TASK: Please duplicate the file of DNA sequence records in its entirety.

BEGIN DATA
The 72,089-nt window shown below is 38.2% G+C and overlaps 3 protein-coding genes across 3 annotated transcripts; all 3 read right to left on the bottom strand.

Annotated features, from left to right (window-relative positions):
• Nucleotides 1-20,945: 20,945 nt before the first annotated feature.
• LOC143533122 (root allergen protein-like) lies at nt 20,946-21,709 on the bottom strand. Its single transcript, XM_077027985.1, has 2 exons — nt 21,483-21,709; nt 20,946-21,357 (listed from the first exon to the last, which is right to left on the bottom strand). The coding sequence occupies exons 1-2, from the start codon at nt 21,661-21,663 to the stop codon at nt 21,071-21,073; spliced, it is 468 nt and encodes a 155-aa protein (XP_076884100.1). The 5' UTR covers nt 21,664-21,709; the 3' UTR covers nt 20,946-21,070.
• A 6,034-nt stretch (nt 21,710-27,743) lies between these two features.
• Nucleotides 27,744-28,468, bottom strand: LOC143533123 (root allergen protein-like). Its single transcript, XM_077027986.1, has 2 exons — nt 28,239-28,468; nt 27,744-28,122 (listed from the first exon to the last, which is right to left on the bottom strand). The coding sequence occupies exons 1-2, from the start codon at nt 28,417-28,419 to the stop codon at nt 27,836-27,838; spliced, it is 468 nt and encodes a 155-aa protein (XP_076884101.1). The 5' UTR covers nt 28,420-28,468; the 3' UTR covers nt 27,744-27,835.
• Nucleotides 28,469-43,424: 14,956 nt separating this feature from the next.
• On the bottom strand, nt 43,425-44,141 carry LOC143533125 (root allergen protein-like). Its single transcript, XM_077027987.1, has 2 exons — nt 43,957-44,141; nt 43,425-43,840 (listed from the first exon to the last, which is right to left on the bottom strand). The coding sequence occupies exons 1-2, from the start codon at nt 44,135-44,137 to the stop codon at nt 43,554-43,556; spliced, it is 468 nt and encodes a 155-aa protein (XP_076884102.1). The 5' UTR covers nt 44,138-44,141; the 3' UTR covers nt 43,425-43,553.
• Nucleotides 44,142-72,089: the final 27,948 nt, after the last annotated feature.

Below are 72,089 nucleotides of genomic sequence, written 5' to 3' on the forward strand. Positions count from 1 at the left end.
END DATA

The 72,089-nt window shown below is 38.2% G+C and overlaps 3 protein-coding genes across 3 annotated transcripts; all 3 read right to left on the bottom strand.

Annotated features, from left to right (window-relative positions):
• Nucleotides 1-20,945: 20,945 nt before the first annotated feature.
• LOC143533122 (root allergen protein-like) lies at nt 20,946-21,709 on the bottom strand. Its single transcript, XM_077027985.1, has 2 exons — nt 21,483-21,709; nt 20,946-21,357 (listed from the first exon to the last, which is right to left on the bottom strand). The coding sequence occupies exons 1-2, from the start codon at nt 21,661-21,663 to the stop codon at nt 21,071-21,073; spliced, it is 468 nt and encodes a 155-aa protein (XP_076884100.1). The 5' UTR covers nt 21,664-21,709; the 3' UTR covers nt 20,946-21,070.
• A 6,034-nt stretch (nt 21,710-27,743) lies between these two features.
• Nucleotides 27,744-28,468, bottom strand: LOC143533123 (root allergen protein-like). Its single transcript, XM_077027986.1, has 2 exons — nt 28,239-28,468; nt 27,744-28,122 (listed from the first exon to the last, which is right to left on the bottom strand). The coding sequence occupies exons 1-2, from the start codon at nt 28,417-28,419 to the stop codon at nt 27,836-27,838; spliced, it is 468 nt and encodes a 155-aa protein (XP_076884101.1). The 5' UTR covers nt 28,420-28,468; the 3' UTR covers nt 27,744-27,835.
• Nucleotides 28,469-43,424: 14,956 nt separating this feature from the next.
• On the bottom strand, nt 43,425-44,141 carry LOC143533125 (root allergen protein-like). Its single transcript, XM_077027987.1, has 2 exons — nt 43,957-44,141; nt 43,425-43,840 (listed from the first exon to the last, which is right to left on the bottom strand). The coding sequence occupies exons 1-2, from the start codon at nt 44,135-44,137 to the stop codon at nt 43,554-43,556; spliced, it is 468 nt and encodes a 155-aa protein (XP_076884102.1). The 5' UTR covers nt 44,138-44,141; the 3' UTR covers nt 43,425-43,553.
• Nucleotides 44,142-72,089: the final 27,948 nt, after the last annotated feature.

Below are 72,089 nucleotides of genomic sequence, written 5' to 3' on the forward strand. Positions count from 1 at the left end.